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Ching represents her family well

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Punahou’s Alina Ching hit from the 14th hole during yesterday’s first round of the 2010 Manoa Cup at the Oahu Country Club.
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Alina Ching watched her drive from the tee box on the 13th hole during qualifying for the 2010 Manoa Cup yesterday at Oahu Country Club.
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Marissa Chow reacted after missing a putt on the 14th hole yesterday during Manoa Cup qualifying.

With her older brother occupied on the other side of the globe, Alina Ching made sure her family would again be represented in the Manoa Cup bracket.

Just before she headed to the first tee at Oahu Country Club yesterday morning, Ching shot a text message to Scotland, where Alex Ching had carded a 69 to open the British Amateur Championship earlier in the day.

She then crafted a round of 72 to become just the third female to qualify for the state amateur match-play championship.

Ching played the first five holes at 3 under par, scuffled through a rough stretch on the back nine, but came in well under the cut line to secure a spot in the 64-player bracket.

"It was a big goal just because it’s like my home course and I play here every day," she said. "And there’s got to be one Ching in there, so I had to do it for Alex."


What: State amateur match-play championship
Where: Oahu Country Club
Scoring: hawaiistategolf.org

Today – First round, 7 a.m.
Tomorrow – Second round, 7 a.m.
Thursday – Third round, 7 a.m.
Friday – Quarterfinals, 7 a.m.; semifinals, noon.
Saturday – Finals (36 holes), 7/11:30 a.m.

Ching’s round of 1 over par earned her the 17th seed in the 102nd annual tournament. She joined Michelle Wie and Mari Chun as the only females to compete in match play.

Wie broke through in 2001 at age 11 and again in 2002, when she won a first-round round match. Chun made the cut in 2005.

Ching, among 104 players entered in this year’s qualifying round, will open match play against Dick Sieradzki, himself a part of Manoa Cup history as the 1990 champion, at 7:21 a.m. today.

"I just wanted to make it, that was my first goal," Ching said.

Defending champion and top-seeded TJ Kua tees off at 7 a.m. and opens with a rematch of last year’s final. Layne Morita, who lost to Kua 1-up in the 36-hole final a year ago, shot a 79 and survived a six-way playoff for the final spot in the bracket.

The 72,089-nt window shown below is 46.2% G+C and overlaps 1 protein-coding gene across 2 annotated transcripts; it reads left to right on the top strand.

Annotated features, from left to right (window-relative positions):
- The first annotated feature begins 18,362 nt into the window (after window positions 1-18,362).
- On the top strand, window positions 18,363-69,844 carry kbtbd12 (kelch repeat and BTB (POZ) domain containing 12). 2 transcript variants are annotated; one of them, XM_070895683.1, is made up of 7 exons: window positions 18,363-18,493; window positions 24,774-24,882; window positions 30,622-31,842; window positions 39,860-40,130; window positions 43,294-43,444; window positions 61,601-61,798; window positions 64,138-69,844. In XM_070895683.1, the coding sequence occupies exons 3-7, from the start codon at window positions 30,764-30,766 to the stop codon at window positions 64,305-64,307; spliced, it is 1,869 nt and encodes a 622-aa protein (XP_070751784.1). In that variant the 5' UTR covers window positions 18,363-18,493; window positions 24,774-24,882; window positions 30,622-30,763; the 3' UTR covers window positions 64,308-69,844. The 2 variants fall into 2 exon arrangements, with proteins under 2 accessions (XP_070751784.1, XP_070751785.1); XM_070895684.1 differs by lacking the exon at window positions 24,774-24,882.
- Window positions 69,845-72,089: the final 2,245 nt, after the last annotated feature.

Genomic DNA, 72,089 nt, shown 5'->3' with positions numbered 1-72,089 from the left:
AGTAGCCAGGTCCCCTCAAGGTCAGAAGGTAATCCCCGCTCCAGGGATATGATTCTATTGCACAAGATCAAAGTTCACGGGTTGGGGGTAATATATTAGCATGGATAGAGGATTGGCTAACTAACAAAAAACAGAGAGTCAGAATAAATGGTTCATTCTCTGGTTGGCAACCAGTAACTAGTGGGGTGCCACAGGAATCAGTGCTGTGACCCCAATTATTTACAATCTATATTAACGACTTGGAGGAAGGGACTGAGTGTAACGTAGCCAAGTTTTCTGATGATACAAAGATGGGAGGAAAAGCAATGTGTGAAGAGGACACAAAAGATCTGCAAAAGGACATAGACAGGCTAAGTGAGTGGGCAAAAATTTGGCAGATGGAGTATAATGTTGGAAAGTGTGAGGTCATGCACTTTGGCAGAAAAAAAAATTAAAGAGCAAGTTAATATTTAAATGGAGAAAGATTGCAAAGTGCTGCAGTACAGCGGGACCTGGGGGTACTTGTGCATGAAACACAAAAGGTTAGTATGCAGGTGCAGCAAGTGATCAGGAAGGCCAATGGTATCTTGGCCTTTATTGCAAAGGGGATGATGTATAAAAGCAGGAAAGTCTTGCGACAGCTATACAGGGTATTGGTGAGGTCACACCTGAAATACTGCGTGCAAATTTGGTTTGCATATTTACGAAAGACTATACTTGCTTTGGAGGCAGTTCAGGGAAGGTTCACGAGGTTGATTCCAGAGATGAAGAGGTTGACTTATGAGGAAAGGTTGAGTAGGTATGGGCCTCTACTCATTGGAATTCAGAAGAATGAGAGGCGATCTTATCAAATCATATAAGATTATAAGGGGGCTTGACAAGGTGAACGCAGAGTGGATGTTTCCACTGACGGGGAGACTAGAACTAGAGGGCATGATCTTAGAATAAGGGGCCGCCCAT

Former ‘Iolani teammates David Fink and Lorens Chan topped the qualifying leaderboard. Fink posted five birdies during his bogey-free round to card a blistering 6-under 65 and earn the second seed, while Chan came in just behind at 67.

But the scores are wiped clean once bracket play opens this morning.

"Match play is such a different game, so I won’t be thinking about (yesterday’s) round," said Fink, who returned home Saturday after completing final exams at Oregon State. "It gives me some confidence that I know the course well enough to trust myself."

Past Manoa Cup champions Brandan Kop and Jonathan Ota also made it through qualifying yesterday. Kua, assured of his seed, played just nine holes while the rest of the field scrambled for places in the bracket.

Alina Ching followed Alex around OCC in 2008 when big brother claimed the 100th Manoa Cup title. She decided to give it a try herself this summer, in part to prepare for life beyond Punahou.

"I just thought I’d try it because eventually at the college level it’ll be longer (courses) and better players and I have to get used to it," said Ching, an incoming senior who will sign with Pepperdine in the fall.

Playing with ‘Iolani’s Marissa Chow, Ching opened yesterday’s round with birdies on the second and third holes and added another on the 281-yard, par-4 fifth hole.

"My dad told me about 78 or 79 would make it. I just wanted to be below that," Ching said. "Once I got going, I wanted to go lower."

Chow nearly joined her in the field but finished one stroke out of the playoff for the final two berths.

Ching began the morning buoyed by the news of Alex’s strong start as he also works to qualify for match play at the British Amateur. His opening-round score at Muirfield put him in a tie for 15th as 288 players compete for 64 spots.


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